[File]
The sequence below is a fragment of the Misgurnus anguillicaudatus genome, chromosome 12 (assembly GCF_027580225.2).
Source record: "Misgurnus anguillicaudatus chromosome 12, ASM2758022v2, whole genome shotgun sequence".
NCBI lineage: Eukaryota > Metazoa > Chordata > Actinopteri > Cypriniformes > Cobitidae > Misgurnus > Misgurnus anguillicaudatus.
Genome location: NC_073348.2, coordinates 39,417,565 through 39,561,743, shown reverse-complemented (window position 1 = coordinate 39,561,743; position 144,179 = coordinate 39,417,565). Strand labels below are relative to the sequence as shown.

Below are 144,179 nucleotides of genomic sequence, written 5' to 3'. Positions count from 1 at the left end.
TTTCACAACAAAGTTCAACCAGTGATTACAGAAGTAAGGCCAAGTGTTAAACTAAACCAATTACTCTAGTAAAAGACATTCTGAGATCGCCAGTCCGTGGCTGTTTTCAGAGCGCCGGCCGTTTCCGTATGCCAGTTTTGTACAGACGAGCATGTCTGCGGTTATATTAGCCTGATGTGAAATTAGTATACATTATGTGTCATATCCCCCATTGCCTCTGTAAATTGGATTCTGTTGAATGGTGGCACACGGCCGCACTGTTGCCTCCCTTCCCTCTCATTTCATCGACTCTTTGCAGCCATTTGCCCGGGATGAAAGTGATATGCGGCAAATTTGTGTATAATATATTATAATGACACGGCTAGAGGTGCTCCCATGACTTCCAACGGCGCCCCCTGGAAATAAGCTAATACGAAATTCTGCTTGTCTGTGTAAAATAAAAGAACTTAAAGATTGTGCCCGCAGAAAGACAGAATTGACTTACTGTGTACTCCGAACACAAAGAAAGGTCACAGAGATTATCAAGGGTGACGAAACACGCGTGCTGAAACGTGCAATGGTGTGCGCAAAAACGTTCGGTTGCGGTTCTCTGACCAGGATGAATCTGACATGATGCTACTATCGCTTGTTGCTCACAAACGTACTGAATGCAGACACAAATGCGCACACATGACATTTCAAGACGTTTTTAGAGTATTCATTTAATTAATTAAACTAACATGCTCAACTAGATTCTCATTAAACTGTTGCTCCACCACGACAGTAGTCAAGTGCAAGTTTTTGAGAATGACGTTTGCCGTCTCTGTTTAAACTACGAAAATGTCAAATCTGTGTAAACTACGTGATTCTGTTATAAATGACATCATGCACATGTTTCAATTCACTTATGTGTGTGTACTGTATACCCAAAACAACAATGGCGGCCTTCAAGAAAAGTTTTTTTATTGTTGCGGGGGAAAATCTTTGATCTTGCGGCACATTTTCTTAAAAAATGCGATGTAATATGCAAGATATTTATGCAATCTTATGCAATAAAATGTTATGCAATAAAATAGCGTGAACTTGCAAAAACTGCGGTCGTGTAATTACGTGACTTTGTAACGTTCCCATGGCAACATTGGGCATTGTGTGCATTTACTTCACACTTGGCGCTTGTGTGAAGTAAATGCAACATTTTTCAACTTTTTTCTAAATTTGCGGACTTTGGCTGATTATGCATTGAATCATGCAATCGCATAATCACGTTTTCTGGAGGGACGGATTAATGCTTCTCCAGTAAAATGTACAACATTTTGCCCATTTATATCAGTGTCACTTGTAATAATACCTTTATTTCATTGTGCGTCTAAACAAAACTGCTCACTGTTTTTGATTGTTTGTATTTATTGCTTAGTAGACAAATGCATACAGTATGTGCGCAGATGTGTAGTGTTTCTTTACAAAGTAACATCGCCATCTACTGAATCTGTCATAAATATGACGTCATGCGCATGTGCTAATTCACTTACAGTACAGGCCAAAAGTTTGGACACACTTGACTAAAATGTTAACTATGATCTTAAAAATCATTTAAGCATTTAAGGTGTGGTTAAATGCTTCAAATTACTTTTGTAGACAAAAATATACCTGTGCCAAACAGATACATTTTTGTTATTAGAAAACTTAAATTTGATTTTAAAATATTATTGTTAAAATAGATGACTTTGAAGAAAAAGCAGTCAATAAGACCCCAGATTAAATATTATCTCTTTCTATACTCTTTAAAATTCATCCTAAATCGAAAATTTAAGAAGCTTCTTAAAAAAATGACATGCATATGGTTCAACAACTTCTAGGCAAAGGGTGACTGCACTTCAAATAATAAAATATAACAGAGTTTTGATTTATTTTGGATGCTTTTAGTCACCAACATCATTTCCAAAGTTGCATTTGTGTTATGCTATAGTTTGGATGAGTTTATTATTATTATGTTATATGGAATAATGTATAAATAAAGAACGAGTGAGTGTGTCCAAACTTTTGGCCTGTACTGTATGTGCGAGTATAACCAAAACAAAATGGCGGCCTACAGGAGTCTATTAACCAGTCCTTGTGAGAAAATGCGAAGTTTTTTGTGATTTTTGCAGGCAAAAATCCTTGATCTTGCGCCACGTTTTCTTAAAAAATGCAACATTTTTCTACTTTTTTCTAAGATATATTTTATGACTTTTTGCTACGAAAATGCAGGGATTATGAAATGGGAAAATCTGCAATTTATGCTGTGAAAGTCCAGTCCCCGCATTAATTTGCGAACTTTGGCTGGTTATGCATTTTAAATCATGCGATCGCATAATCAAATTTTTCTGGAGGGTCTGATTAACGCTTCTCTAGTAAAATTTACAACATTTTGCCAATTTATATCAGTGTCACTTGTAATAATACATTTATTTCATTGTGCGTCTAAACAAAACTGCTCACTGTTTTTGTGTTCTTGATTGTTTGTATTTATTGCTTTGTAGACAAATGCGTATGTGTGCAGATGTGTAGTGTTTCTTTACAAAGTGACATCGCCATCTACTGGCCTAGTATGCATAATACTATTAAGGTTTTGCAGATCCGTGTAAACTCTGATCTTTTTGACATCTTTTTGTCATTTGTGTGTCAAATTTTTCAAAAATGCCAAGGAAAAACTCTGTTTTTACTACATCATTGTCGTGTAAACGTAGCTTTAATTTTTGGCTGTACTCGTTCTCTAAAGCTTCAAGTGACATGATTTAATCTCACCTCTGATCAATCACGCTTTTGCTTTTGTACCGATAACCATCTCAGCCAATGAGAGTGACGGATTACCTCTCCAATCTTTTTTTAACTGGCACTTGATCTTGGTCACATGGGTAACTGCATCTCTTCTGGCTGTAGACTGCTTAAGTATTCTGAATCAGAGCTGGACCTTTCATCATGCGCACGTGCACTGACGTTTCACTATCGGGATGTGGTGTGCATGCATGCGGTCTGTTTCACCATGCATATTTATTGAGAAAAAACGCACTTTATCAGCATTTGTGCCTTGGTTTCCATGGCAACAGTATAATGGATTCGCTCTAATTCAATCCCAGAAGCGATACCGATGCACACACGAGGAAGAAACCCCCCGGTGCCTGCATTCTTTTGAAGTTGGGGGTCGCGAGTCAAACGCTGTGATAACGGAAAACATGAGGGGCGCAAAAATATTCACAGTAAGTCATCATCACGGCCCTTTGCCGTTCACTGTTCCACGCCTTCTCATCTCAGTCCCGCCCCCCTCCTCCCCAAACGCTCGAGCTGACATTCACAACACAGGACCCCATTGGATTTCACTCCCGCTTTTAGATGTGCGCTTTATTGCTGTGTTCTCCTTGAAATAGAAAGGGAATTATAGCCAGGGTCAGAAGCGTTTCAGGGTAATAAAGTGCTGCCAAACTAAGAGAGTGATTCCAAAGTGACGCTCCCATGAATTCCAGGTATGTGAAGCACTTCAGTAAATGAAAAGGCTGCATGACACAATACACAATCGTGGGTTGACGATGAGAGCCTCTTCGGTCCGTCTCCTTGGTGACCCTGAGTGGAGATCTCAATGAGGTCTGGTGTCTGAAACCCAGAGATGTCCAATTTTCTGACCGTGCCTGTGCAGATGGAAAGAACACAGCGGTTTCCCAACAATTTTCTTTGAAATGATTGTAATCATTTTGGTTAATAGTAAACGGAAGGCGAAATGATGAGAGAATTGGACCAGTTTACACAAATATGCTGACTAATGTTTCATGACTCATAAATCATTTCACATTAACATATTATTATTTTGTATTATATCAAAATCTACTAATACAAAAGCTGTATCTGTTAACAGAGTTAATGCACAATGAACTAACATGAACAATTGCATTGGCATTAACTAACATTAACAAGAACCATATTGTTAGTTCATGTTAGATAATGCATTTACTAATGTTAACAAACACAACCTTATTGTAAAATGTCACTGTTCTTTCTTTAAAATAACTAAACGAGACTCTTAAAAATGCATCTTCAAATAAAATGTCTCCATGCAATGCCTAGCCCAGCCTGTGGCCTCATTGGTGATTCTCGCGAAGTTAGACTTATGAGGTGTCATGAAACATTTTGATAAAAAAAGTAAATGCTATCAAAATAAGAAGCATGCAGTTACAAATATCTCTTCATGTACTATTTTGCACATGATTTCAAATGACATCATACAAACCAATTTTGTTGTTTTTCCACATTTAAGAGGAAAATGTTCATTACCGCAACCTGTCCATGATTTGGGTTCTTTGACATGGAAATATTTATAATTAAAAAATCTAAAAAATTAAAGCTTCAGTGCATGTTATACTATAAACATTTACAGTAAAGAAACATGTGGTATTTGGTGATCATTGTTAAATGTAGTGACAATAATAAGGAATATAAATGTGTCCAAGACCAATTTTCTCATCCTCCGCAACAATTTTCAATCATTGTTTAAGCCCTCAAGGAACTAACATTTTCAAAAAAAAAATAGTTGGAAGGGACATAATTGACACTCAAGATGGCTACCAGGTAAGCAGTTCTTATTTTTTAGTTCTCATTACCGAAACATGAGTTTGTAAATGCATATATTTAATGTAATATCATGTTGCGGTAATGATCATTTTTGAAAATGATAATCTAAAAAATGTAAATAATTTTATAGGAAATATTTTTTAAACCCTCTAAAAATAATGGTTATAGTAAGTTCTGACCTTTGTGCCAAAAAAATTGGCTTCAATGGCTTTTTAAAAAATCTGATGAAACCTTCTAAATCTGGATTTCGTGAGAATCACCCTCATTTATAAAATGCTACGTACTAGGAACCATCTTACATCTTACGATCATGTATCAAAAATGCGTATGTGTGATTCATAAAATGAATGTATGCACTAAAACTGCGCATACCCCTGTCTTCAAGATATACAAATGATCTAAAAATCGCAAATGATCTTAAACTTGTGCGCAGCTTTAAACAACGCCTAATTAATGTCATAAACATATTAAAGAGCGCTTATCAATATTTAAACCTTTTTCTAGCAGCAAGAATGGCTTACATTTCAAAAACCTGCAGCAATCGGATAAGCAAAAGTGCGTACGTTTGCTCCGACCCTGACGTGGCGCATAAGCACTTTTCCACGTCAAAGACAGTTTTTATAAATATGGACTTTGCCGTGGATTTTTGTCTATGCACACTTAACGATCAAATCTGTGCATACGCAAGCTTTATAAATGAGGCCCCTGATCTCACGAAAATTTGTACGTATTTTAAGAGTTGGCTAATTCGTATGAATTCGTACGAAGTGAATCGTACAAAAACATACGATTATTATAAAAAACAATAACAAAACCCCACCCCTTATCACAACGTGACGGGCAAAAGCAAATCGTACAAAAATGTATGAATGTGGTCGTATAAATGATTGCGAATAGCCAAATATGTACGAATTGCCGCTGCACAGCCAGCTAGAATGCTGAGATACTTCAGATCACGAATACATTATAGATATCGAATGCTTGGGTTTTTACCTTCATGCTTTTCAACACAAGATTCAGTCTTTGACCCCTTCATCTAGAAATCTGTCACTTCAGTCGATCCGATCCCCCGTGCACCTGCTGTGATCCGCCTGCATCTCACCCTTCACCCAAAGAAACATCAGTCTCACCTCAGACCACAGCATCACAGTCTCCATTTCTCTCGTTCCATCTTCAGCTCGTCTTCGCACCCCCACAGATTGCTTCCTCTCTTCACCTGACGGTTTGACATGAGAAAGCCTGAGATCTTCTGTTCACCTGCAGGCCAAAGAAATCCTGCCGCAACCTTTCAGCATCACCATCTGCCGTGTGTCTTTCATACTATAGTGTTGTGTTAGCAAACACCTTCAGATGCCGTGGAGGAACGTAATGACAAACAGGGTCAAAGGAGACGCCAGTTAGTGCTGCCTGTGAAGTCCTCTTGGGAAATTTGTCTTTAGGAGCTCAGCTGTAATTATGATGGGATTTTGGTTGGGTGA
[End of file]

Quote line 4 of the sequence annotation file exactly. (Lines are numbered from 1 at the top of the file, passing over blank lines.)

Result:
Genome location: NC_073348.2, coordinates 39,417,565 through 39,561,743, shown reverse-complemented (window position 1 = coordinate 39,561,743; position 144,179 = coordinate 39,417,565). Strand labels below are relative to the sequence as shown.